This month just seemed to fly by, for some reason. And this writing update will be a bit unusual as May 2020 was the first month when I moved into early stages of launch preparation.
My main goal for May was research for cover design and finalizing my idea for it, but I did a few more things. Now, let’s look at them one by one.
My early stages was looking at the first 10 ‘pages’ in Amazon’s charts for the specific sub-genres of fantasy to get an idea what the covers look like.
I saw this won’t be as easy as soon as I was on page two. The reason was that fantasy charts have many top spots occupied by traditionally-published big books such as Game of Thrones and its sequels, the Wheel of time series, and Tolkien’s books.
And trad-published books tend to have really boring covers (the Kindle US edition of Wheel of time series has one of the blandest covers there, one like another just in different color). But I got some rough idea from looking at the self-published books on the top, which told me my idea shouldn’t be a miss. I also had a look at the books I’ve read and the books on my TBR list (within the genre).
It also led me to think about the covers of books 2 and 3 because I’ll need to assure some similarity so they’re recognized as a part of series when the time comes.
Early market research
As I was browsing the charts, I also paid attention to something else: Kindle Unlimited participation and, to some degree, price. The divide is prety obvious between trad-pub books ($10+ and no KU for obvious reasons) and self-published books (most often $3-$5, series enders at +1$, possibly additional +$1 for longer books).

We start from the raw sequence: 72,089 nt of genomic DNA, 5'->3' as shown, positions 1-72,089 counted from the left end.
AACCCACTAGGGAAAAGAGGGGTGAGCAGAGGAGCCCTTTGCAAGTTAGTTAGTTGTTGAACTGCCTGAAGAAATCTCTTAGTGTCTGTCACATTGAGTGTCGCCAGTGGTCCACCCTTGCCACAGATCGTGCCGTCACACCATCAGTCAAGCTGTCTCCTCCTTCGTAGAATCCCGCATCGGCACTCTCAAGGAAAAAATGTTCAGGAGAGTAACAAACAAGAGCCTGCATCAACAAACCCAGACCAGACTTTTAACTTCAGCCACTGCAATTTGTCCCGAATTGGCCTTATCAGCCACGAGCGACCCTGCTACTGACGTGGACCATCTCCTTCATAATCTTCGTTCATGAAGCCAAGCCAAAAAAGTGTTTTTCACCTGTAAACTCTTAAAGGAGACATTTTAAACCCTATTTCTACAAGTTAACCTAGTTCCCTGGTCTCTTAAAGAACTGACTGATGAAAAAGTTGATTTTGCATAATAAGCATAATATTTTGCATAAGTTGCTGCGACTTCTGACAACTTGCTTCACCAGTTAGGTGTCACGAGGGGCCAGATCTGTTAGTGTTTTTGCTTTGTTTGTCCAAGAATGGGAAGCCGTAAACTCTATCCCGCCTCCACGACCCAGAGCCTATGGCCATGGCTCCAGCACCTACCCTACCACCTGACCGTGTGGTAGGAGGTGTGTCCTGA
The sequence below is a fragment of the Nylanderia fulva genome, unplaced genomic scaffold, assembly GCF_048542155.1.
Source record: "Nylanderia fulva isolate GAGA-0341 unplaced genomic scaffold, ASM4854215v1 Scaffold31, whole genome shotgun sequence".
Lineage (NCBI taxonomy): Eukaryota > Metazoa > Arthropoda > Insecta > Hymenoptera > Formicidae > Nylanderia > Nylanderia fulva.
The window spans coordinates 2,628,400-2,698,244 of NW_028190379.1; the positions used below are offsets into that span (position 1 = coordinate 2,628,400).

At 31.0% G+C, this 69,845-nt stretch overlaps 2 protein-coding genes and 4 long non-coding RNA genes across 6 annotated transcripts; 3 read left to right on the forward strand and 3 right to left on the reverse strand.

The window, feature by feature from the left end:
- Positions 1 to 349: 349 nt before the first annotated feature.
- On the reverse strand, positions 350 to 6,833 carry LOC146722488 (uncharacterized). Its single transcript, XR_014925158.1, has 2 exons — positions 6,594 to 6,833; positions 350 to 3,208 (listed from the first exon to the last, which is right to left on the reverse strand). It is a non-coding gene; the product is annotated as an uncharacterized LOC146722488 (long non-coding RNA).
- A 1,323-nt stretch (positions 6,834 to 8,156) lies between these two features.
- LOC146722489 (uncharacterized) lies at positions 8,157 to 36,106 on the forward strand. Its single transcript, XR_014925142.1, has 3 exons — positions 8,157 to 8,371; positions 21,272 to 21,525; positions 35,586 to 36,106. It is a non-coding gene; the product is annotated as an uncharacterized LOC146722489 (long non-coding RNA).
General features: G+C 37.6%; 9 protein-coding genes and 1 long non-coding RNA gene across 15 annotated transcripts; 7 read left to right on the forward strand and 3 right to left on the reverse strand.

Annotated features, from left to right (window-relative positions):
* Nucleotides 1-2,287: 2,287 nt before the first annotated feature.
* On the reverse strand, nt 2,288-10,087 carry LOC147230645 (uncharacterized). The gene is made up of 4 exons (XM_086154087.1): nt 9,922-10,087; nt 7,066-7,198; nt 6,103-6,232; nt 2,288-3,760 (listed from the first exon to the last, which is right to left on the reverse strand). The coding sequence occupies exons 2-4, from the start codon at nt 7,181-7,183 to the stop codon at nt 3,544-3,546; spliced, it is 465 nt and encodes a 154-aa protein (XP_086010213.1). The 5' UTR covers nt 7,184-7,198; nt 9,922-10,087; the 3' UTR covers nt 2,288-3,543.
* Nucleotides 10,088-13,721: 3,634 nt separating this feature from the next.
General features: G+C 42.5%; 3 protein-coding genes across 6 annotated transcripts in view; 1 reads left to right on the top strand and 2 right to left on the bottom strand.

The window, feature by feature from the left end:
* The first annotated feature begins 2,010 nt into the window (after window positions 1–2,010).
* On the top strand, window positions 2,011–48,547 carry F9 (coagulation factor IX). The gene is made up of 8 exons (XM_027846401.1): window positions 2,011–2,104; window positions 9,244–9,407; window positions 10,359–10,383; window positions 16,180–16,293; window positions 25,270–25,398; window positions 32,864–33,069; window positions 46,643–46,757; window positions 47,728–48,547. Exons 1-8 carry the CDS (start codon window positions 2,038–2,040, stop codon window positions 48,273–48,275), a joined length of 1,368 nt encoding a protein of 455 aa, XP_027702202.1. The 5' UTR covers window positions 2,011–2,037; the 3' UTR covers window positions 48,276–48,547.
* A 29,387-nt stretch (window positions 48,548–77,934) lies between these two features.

As for KU participation, it seemed prevalent in my ‘target’ subgenres which is a double-edged blade: it means there’s a large enough group of fantasy readers using KU but also possibly a strong entry barrier get past ‘house number’ rankings (slang term for 4-5 digit numbers in my place) – fantasy is a busy genre, after all, with good supply of books. Making an impact will be a tough uphill climb.
By the way, I’m considering pricing my book at $4.04 after the launch period, because why not make a 404 joke, right?
Joke not found, moving on.
I also had some early look at formatting, though this will probably get its own post at some point. I’ll go the DYI route though not sure what exact way. At this point, I’m considering three options: Kindle Create, Calibre only, and manual HTML+Calibre. I downloaded KC and had a look at its interface and functions, and I found a guide for HTML formatting – and made some early tries to refresh my rusty HTML knowledge.
I’m also trying to gather opinions on formatting so feel free to share yours in the comments.
I also had some ideas regarding branding, as scary as that thing sounds (even worse than marketing). I’m not ready to share anything on this part other than that I’m considering a specific signature element for the series.
I made small changes to the current draft, mostly for clarity. I also started thinking about the blurb for #2 – at least what I’d like to highlight from the story as the skeleton won’t change.
Book two edit ideas
I also considered some ideas for edits to be done in book two when I get to draft it – some of them aren’t new and I’m thinking about the specifics, some are quite rough considerations regarding some characters and their exact role in the story.
In a bit of spare time, I started to work on the glossary – so far, I have early descriptions for most custom creatures, the main characters and factions, and a few locations. There’s more to do but most will be reusable in the sequels with minimal (if any) changes.
Well, that’s the round-up of my May research. I’ll welcome your tips on the matter at hand so if you know about a guide to any of those topics or have your experience to share, please do so in the comments.